by Fr. Catalino G. Arevalo, SJ
One of the best-known and best-loved stories connected with Christmas is that of Francis of Assisi’s belen at Greccio. Francis called it the presepio, the crib, and we are told that he first put up his nativity scene in a dark little cave at a hillside just off the valley of Rieti, in 1223, on Christmas eve. Greccio is a little town hidden away among the hills, and was one of Francis’ favourite retreat places.
“For Francis, Christmas had always been the ‘Feast of Feasts’, the feast of light and hope in a dark world,… the day when ‘heaven and earth are made one’, when ‘God condescended to be fed by human love’. Autumn 1223 had been a time of special difficulty. Even if Pope Honorius III had just approved his Rule, Francis was suffering from severe depression. Perhaps he felt that his public career was now over, and he had henceforth to begin the final chapter of his own life, a final chapter that would mean making the passion and dying of his Master, Christ, more totally his own, reliving the final mysteries of Jesus in his own flesh.
As Advent was ending, he called his old friend Giovanni Bellita, a landowner in the region. “Go before me to Greccio and prepare everything as I tell thee. I desire to represent the birth of the Child in Bethlehem in such a way that with the eyes of our bodies we may see that he suffered for lack of the things for a new-born Baby, and how He lay in the manger between the ox and the ass. At midnight we will clelbrate Mass over the manger before all the people.”
Friend Giovanni hastened to do as Francis had asked him. A manger was filled with straw and hay; and an ox and an ass were brought in. The friars and their friends in the neighbourhood were told of the coming celebration.
St. Bonaventure has described the scene for us. The people came, walking through the woods, over the winding roads, going up and down the hills, bearing torches and singing hymns in the night; a particularly clear and lovely night, we are told. “The forest resounded with their voices,” Bonaventure writes. “That memorable night was made glorious by many brilliant lights and joyful psalms of praise. The entrance to the cave was open, and the multitude crowded the slopes around it, those craning their necks to get a view of what was happening within.”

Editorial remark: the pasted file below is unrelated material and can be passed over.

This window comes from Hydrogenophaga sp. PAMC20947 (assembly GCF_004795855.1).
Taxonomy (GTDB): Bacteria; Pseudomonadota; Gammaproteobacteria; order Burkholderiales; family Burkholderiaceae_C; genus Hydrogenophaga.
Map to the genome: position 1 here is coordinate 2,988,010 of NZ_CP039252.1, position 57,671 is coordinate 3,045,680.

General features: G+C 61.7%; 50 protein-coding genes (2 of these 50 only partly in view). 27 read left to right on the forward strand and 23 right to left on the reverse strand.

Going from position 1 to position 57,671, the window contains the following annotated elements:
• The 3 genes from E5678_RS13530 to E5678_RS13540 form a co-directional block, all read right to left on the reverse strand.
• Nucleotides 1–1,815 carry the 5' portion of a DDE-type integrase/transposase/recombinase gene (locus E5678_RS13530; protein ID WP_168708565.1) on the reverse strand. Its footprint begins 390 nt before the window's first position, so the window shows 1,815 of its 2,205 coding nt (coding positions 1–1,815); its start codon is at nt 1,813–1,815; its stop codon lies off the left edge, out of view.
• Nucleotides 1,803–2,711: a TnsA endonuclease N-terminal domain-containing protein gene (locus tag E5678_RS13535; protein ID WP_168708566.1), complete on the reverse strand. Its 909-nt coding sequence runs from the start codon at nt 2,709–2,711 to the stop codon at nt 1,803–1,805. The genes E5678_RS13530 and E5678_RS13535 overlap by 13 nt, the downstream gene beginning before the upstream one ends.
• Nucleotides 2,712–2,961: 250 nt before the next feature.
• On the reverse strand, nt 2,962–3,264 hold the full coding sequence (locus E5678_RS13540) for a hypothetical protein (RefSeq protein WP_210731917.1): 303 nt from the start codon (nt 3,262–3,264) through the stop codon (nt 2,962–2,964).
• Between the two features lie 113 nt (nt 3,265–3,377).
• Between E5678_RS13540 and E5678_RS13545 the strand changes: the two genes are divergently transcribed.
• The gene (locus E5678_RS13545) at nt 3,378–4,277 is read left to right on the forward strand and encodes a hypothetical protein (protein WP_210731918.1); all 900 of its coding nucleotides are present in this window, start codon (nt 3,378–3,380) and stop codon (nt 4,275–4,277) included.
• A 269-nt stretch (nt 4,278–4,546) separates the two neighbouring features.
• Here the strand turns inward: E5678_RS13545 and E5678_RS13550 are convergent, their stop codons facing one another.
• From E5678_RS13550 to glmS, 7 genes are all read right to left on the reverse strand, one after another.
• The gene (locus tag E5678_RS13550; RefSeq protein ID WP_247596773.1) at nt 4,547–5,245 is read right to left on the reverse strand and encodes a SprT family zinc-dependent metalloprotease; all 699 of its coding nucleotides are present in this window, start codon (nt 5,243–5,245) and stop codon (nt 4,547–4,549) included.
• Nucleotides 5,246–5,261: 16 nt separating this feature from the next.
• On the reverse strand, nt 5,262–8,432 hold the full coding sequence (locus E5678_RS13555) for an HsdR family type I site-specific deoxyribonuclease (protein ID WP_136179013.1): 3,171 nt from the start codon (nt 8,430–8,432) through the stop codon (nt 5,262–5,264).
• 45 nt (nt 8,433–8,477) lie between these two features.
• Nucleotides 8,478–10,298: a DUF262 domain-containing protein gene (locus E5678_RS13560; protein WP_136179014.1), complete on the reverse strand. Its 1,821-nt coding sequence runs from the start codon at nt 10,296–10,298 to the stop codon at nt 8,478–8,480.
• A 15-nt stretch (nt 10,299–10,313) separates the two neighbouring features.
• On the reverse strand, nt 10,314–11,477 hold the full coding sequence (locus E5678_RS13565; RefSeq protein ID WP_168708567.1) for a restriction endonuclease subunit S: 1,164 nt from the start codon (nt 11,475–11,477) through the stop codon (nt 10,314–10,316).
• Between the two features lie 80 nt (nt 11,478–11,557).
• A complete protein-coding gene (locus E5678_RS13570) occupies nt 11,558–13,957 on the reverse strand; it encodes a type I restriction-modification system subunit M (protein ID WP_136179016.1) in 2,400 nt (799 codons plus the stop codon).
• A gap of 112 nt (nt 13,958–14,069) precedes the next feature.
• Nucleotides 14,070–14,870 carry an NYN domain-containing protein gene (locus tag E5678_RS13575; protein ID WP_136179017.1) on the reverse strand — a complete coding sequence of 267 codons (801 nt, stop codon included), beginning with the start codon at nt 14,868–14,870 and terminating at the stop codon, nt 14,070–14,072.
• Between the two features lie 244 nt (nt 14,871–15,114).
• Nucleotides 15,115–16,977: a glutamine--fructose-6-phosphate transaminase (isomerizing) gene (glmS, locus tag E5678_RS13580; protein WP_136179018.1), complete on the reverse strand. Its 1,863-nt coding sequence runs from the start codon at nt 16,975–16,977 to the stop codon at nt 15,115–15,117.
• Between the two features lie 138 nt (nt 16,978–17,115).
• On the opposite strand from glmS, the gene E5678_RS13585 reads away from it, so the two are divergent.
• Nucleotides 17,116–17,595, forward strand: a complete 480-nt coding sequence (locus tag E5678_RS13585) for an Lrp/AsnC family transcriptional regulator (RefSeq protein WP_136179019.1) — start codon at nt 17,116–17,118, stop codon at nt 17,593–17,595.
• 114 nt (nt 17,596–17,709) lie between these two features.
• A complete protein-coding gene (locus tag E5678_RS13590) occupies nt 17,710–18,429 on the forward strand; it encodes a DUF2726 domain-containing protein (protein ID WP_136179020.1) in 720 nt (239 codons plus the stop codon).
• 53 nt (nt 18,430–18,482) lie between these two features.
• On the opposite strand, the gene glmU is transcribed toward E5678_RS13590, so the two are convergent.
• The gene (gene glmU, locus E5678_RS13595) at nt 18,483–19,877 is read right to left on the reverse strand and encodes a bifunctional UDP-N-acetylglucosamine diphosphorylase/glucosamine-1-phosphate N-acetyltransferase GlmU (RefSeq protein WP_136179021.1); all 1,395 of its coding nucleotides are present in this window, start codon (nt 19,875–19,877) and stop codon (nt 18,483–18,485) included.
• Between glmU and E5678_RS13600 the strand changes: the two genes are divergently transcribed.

The priest, with great devotion, used the manger itself as an altar, as Francis bade him do. Ox and ass watched from either side. Francis, in the full regalia of the deacon (for he was a deacon), had a time cast off his depression, and was as excited and joyful as a child might be. He read the Gospel in his strong, clear voice, and then preached to the people, “of sweet things on the birth of the poor king in little Bethlehem. Whenever he announced the name of Jesus,… his mouth was filled not only with his voice, but also with the tender overflowing emotion he felt his soul.” All those present were moved powerfully by his words, and all their attention was focused on the mystery of the holy birth of the Babe in the manger. As for Francis, at that moment “he was no longer in Greccio; his heart was in Bethlehem.”
In the small chapel at Greccio today, this inscription is to be found: “Ïn hoc sacello Franciscus reclinavit Christum in Praesepio” (“In this chapel, Francis laid Christ in the crib.”) Some documents report that the image of the Babe of Bethlehem, placed there in the manger, was the wooden image of a child asleep. But Giovanni Bellita is said to have sworn that as Francis took the figure in his arms, the Babe awoke and had become a real child lying there in Francis’ embrace, and smiling up to him. And Francis, all lost in wonder and tenderness, his face shining in the radiant light that came from the Christ-child, seemed wholly transported to heaven. The dark night of the soul which had for so many weeks possessed him seemed to have lifted for a while on that Christmas night which no one present would ever forget – the Christmas night, which a few months later, would be followed by a miracle at La Verna, the searing Vision of the Winged Seraph, and then the wounds of the Lord burned into his own body; not his spirit only, but his flesh also, transformed into the image of the crucified Christ.
To be continued tomorrow.